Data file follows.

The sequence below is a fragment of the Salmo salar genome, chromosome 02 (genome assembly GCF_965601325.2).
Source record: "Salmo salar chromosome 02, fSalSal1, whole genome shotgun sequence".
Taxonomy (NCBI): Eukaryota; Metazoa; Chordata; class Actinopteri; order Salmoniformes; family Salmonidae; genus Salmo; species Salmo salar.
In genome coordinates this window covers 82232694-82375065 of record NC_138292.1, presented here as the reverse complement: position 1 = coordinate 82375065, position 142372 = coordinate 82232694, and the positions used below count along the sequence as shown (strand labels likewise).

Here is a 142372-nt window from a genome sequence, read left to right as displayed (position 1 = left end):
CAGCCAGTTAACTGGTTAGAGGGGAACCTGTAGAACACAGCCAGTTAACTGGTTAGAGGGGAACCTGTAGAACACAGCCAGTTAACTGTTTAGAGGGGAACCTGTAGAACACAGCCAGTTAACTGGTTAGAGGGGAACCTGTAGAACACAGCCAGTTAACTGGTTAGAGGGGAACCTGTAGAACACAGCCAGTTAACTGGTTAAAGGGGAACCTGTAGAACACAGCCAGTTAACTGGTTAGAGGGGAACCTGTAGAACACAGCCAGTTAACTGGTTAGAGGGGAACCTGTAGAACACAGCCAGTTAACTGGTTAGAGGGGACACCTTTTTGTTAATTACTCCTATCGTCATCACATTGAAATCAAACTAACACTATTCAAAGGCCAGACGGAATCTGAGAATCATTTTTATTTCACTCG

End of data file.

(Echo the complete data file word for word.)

The sequence below is a fragment of the Salmo salar genome, chromosome 02 (genome assembly GCF_965601325.2).
Source record: "Salmo salar chromosome 02, fSalSal1, whole genome shotgun sequence".
Taxonomy (NCBI): Eukaryota; Metazoa; Chordata; class Actinopteri; order Salmoniformes; family Salmonidae; genus Salmo; species Salmo salar.
In genome coordinates this window covers 82232694-82375065 of record NC_138292.1, presented here as the reverse complement: position 1 = coordinate 82375065, position 142372 = coordinate 82232694, and the positions used below count along the sequence as shown (strand labels likewise).

Here is a 142372-nt window from a genome sequence, read left to right as displayed (position 1 = left end):
CAGCCAGTTAACTGGTTAGAGGGGAACCTGTAGAACACAGCCAGTTAACTGGTTAGAGGGGAACCTGTAGAACACAGCCAGTTAACTGTTTAGAGGGGAACCTGTAGAACACAGCCAGTTAACTGGTTAGAGGGGAACCTGTAGAACACAGCCAGTTAACTGGTTAGAGGGGAACCTGTAGAACACAGCCAGTTAACTGGTTAAAGGGGAACCTGTAGAACACAGCCAGTTAACTGGTTAGAGGGGAACCTGTAGAACACAGCCAGTTAACTGGTTAGAGGGGAACCTGTAGAACACAGCCAGTTAACTGGTTAGAGGGGACACCTTTTTGTTAATTACTCCTATCGTCATCACATTGAAATCAAACTAACACTATTCAAAGGCCAGACGGAATCTGAGAATCATTTTTATTTCACTCG